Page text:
Watts News
 Published for the members of North Itasca Electric Cooperative
VOL. 21 NO. 9  -  September 2018

Interviewing the linemen

continued

How many classes do you take a year on average?
“We take about six-ten classes a year with monthly safety meetings and one workshop in the winter for three days.  We have also taken leadership classes.”

What is the most useful thing you have learned from those classes?
“That safety is a priority.”

Have you ever gotten injured on the job?
“I broke my ankle from a pole falling on it,” says John. “I broke my big toe on the job,” says Chuck.

What kind of thing do you guys work on daily?
“We work on overhead, underground, maintenance, outages and tree cutting.”

Have you ever been a traveling lineman?
Cody has been a traveling lineman, and John has worked in the cities for a while before.

Would you rather work in the cold winter weather or in the hot summer weather?
Cody says he would rather work in the cold winter weather. Chuck says neither. He would rather have the spring and fall.  John says he would rather work in the summer weather.

How do you prepare your equipment before working?
“We do a daily inspection and make sure everything is adequate.”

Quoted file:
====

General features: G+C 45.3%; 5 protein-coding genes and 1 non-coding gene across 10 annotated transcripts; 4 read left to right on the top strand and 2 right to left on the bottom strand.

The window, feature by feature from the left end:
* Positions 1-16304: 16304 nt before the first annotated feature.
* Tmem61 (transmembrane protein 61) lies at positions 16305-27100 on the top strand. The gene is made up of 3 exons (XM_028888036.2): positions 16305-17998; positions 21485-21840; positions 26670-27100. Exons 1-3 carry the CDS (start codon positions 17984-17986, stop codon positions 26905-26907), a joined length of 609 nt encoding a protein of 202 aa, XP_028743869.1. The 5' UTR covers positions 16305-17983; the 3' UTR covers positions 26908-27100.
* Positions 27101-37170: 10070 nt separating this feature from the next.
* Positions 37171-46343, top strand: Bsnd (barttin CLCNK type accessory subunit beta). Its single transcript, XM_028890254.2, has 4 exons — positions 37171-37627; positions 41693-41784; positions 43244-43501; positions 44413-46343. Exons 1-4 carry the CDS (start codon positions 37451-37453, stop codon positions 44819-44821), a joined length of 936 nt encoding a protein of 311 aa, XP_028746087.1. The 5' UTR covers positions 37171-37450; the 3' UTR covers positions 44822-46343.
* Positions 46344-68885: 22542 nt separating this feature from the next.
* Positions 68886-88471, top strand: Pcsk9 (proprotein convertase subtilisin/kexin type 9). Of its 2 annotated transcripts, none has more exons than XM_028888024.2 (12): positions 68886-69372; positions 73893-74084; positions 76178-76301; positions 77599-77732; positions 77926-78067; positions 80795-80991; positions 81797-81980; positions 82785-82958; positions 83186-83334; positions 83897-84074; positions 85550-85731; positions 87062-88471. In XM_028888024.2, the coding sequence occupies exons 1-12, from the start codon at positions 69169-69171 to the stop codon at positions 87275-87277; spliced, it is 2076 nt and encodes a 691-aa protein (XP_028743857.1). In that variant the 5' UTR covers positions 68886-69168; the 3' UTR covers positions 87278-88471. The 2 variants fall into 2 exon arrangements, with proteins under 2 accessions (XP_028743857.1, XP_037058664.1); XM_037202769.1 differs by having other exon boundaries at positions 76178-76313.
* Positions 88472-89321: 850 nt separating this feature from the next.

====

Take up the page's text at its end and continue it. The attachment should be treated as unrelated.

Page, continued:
Why do you choose to be a lineman with North Itasca Electric?
“To get back close to home,” says Chuck. “I started out in the warehouse knowing that this position was going to become available and I wanted to stay close to home and raise a family,” says John.

Tell me about a time when you had to troubleshoot a problem?
Cody says, “I was trenching across the lake, the chain in the trencher broke so I had to try to fish it out.” John says, “We had to go to a storm outage, the line was burning and crystalized the ground into lava.”

What words of wisdom would you give linemen who are just starting out?
“The job can be satisfying,” says Chuck. “Watch everything you do and be as safe as possible, don’t take any short cuts and look out for one another,” says John.  “Take your time, double check everything and be safe,” says Jerry.

What kind of safety wear do you use?
“We wear helmets, fire retardant clothing, safety harnesses, rubber sleeves, saw chaps.”

What is your favorite part about this job?
“All the thanks that we get from the members,” say Chuck and Cody. “I really enjoy the power outages because it gives me a rush,” says John.

What is the most challenging thing about this job?
“The hardest part is the long hours,” says Chuck. “Being on call when I get home,” says John.

Have you ever been afraid of heights? If so how did you get over your fear?
Cody and Chuck say no. John says, “I was afraid of heights but then I just got used to it.”

What would you say is the biggest danger in your job?
“Being electrocuted and dying is the biggest danger,” says everyone.




Return to the September 2018 Issue